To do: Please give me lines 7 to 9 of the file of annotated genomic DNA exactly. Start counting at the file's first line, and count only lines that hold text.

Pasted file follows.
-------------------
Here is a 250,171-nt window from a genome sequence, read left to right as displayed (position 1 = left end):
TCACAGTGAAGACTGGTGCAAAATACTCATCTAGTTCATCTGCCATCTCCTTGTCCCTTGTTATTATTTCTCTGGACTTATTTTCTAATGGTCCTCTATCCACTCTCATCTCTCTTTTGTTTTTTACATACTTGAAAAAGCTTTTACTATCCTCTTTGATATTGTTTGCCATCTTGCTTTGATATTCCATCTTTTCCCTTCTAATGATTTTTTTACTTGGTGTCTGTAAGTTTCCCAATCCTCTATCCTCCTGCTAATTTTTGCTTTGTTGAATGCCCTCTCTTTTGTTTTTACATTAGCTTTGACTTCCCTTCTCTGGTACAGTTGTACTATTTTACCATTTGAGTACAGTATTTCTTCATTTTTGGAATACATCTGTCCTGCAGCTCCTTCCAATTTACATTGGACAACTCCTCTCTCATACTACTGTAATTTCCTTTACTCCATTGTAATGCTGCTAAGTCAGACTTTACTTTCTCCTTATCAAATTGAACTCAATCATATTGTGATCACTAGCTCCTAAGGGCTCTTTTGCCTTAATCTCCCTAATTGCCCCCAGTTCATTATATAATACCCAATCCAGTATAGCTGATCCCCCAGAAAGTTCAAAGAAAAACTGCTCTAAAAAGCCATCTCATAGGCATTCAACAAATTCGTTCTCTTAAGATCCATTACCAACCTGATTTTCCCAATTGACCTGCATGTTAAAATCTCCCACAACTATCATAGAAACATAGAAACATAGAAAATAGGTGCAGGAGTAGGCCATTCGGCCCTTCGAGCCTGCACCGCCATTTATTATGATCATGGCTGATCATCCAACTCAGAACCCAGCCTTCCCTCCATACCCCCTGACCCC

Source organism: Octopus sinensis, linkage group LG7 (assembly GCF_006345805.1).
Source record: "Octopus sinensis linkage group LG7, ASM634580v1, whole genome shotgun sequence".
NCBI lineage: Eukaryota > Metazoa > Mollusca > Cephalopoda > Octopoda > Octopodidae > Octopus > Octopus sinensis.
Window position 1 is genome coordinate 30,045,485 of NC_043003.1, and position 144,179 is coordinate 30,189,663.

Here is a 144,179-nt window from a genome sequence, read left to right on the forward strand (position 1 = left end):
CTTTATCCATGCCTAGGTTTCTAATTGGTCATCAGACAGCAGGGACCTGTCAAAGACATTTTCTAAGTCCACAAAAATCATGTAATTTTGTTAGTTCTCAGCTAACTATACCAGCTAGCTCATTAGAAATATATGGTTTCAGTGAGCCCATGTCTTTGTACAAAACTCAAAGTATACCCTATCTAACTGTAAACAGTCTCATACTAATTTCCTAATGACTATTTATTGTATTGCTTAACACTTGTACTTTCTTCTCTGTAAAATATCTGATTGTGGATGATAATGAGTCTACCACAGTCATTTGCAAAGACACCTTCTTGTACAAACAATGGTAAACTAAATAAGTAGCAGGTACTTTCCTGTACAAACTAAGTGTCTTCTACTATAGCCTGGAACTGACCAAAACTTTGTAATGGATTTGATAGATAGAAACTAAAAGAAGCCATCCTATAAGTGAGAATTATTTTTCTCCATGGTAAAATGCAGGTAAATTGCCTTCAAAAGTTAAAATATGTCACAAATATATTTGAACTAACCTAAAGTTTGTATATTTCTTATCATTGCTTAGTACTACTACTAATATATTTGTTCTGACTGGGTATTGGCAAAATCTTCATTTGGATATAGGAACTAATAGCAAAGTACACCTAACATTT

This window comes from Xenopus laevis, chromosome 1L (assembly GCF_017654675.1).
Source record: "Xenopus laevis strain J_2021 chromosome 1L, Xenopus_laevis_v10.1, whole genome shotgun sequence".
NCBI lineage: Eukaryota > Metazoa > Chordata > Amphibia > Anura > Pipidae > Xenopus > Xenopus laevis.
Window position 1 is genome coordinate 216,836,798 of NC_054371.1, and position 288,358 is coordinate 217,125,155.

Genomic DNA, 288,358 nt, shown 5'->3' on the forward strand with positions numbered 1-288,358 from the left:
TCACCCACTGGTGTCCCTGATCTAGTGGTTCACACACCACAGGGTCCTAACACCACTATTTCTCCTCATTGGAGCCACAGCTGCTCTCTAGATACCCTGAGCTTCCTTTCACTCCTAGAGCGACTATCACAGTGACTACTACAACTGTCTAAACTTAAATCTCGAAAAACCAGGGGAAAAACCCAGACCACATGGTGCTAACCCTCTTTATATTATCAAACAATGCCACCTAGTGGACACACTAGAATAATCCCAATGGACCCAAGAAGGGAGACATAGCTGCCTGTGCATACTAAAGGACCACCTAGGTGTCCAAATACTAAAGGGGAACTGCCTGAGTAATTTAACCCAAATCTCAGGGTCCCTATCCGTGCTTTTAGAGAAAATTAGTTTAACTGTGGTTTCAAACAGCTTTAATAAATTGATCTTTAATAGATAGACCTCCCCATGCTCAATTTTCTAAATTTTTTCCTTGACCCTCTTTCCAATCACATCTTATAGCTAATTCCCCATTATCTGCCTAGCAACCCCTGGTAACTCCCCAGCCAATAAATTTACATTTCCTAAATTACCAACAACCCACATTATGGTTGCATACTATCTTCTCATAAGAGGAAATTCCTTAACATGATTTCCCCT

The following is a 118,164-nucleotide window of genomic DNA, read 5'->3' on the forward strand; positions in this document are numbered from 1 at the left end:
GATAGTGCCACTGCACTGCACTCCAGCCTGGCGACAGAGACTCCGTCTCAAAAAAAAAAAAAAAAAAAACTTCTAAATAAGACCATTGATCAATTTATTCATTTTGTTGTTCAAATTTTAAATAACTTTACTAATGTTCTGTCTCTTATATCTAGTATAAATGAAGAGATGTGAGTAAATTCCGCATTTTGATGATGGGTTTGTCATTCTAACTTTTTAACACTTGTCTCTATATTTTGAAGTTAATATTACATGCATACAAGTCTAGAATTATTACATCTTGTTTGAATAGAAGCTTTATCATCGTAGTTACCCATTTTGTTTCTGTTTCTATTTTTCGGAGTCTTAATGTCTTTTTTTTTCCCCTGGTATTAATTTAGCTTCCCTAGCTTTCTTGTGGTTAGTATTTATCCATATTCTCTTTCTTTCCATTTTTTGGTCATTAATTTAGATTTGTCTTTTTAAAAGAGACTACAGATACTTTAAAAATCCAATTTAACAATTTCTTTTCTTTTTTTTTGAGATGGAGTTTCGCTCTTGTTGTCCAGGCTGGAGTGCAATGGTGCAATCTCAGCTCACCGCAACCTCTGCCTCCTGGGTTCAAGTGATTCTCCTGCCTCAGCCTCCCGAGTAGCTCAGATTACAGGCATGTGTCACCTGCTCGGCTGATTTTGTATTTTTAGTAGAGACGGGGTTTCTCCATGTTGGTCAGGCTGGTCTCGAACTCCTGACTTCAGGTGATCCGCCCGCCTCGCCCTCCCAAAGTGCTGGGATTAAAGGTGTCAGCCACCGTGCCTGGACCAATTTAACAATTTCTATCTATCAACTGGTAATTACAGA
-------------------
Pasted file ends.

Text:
Here is a 144,179-nt window from a genome sequence, read left to right on the forward strand (position 1 = left end):
CTTTATCCATGCCTAGGTTTCTAATTGGTCATCAGACAGCAGGGACCTGTCAAAGACATTTTCTAAGTCCACAAAAATCATGTAATTTTGTTAGTTCTCAGCTAACTATACCAGCTAGCTCATTAGAAATATATGGTTTCAGTGAGCCCATGTCTTTGTACAAAACTCAAAGTATACCCTATCTAACTGTAAACAGTCTCATACTAATTTCCTAATGACTATTTATTGTATTGCTTAACACTTGTACTTTCTTCTCTGTAAAATATCTGATTGTGGATGATAATGAGTCTACCACAGTCATTTGCAAAGACACCTTCTTGTACAAACAATGGTAAACTAAATAAGTAGCAGGTACTTTCCTGTACAAACTAAGTGTCTTCTACTATAGCCTGGAACTGACCAAAACTTTGTAATGGATTTGATAGATAGAAACTAAAAGAAGCCATCCTATAAGTGAGAATTATTTTTCTCCATGGTAAAATGCAGGTAAATTGCCTTCAAAAGTTAAAATATGTCACAAATATATTTGAACTAACCTAAAGTTTGTATATTTCTTATCATTGCTTAGTACTACTACTAATATATTTGTTCTGACTGGGTATTGGCAAAATCTTCATTTGGATATAGGAACTAATAGCAAAGTACACCTAACATTT

This window comes from Xenopus laevis, chromosome 1L (assembly GCF_017654675.1).